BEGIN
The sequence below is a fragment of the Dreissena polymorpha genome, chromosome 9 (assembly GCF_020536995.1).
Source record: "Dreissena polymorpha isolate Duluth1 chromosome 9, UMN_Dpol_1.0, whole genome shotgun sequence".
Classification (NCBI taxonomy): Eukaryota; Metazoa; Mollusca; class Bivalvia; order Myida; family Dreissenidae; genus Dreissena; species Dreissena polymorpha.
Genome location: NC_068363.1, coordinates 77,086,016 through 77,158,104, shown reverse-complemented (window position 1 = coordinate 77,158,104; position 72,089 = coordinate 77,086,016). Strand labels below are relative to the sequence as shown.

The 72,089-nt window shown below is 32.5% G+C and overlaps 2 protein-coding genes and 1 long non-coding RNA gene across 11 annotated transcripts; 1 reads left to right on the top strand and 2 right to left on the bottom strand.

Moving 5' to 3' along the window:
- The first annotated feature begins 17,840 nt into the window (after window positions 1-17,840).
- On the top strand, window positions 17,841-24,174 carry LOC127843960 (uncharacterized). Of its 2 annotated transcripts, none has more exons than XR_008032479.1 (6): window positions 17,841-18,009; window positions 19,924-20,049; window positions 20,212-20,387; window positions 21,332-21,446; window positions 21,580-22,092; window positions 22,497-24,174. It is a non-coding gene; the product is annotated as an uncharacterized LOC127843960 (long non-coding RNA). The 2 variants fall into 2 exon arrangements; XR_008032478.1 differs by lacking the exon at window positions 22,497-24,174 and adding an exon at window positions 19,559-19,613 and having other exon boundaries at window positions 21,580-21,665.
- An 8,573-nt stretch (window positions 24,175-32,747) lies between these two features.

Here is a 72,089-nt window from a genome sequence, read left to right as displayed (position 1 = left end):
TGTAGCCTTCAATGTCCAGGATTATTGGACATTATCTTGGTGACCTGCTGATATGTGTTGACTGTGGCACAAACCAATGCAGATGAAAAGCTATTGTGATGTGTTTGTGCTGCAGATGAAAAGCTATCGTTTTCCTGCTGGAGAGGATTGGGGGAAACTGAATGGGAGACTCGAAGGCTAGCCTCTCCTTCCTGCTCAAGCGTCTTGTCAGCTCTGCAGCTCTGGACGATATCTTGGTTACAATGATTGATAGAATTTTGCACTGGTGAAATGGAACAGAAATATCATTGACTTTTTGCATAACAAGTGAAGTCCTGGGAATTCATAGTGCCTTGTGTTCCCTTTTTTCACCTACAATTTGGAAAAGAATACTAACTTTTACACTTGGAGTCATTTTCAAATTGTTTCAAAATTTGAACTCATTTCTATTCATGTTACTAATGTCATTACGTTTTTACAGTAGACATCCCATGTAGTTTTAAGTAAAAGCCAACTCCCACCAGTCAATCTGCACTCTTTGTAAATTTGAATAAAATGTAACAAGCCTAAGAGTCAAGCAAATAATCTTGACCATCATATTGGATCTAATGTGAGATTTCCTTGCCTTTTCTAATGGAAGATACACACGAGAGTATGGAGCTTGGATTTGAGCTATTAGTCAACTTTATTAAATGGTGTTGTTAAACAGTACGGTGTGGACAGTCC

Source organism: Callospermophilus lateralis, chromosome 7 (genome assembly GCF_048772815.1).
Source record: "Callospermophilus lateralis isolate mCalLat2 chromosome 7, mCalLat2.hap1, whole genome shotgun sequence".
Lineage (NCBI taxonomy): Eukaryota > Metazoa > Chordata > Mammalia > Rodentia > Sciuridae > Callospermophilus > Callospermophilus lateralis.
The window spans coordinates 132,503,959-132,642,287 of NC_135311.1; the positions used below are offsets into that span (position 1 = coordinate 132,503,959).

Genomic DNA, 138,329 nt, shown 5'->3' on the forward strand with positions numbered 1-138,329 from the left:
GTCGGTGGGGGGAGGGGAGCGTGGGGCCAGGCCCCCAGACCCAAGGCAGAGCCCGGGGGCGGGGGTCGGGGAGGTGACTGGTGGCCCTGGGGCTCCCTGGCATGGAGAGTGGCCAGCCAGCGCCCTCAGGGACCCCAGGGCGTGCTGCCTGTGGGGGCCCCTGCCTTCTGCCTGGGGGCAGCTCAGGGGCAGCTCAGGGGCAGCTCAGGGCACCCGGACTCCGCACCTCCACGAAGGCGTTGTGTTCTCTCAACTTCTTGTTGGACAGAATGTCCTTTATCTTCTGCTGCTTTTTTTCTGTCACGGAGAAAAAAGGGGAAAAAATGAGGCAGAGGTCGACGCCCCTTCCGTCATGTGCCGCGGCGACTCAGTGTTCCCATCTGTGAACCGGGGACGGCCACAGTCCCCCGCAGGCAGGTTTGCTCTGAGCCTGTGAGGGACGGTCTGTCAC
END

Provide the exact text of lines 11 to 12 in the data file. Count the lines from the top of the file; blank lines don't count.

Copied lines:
TGTAGCCTTCAATGTCCAGGATTATTGGACATTATCTTGGTGACCTGCTGATATGTGTTGACTGTGGCACAAACCAATGCAGATGAAAAGCTATTGTGATGTGTTTGTGCTGCAGATGAAAAGCTATCGTTTTCCTGCTGGAGAGGATTGGGGGAAACTGAATGGGAGACTCGAAGGCTAGCCTCTCCTTCCTGCTCAAGCGTCTTGTCAGCTCTGCAGCTCTGGACGATATCTTGGTTACAATGATTGATAGAATTTTGCACTGGTGAAATGGAACAGAAATATCATTGACTTTTTGCATAACAAGTGAAGTCCTGGGAATTCATAGTGCCTTGTGTTCCCTTTTTTCACCTACAATTTGGAAAAGAATACTAACTTTTACACTTGGAGTCATTTTCAAATTGTTTCAAAATTTGAACTCATTTCTATTCATGTTACTAATGTCATTACGTTTTTACAGTAGACATCCCATGTAGTTTTAAGTAAAAGCCAACTCCCACCAGTCAATCTGCACTCTTTGTAAATTTGAATAAAATGTAACAAGCCTAAGAGTCAAGCAAATAATCTTGACCATCATATTGGATCTAATGTGAGATTTCCTTGCCTTTTCTAATGGAAGATACACACGAGAGTATGGAGCTTGGATTTGAGCTATTAGTCAACTTTATTAAATGGTGTTGTTAAACAGTACGGTGTGGACAGTCC

Source organism: Callospermophilus lateralis, chromosome 7 (genome assembly GCF_048772815.1).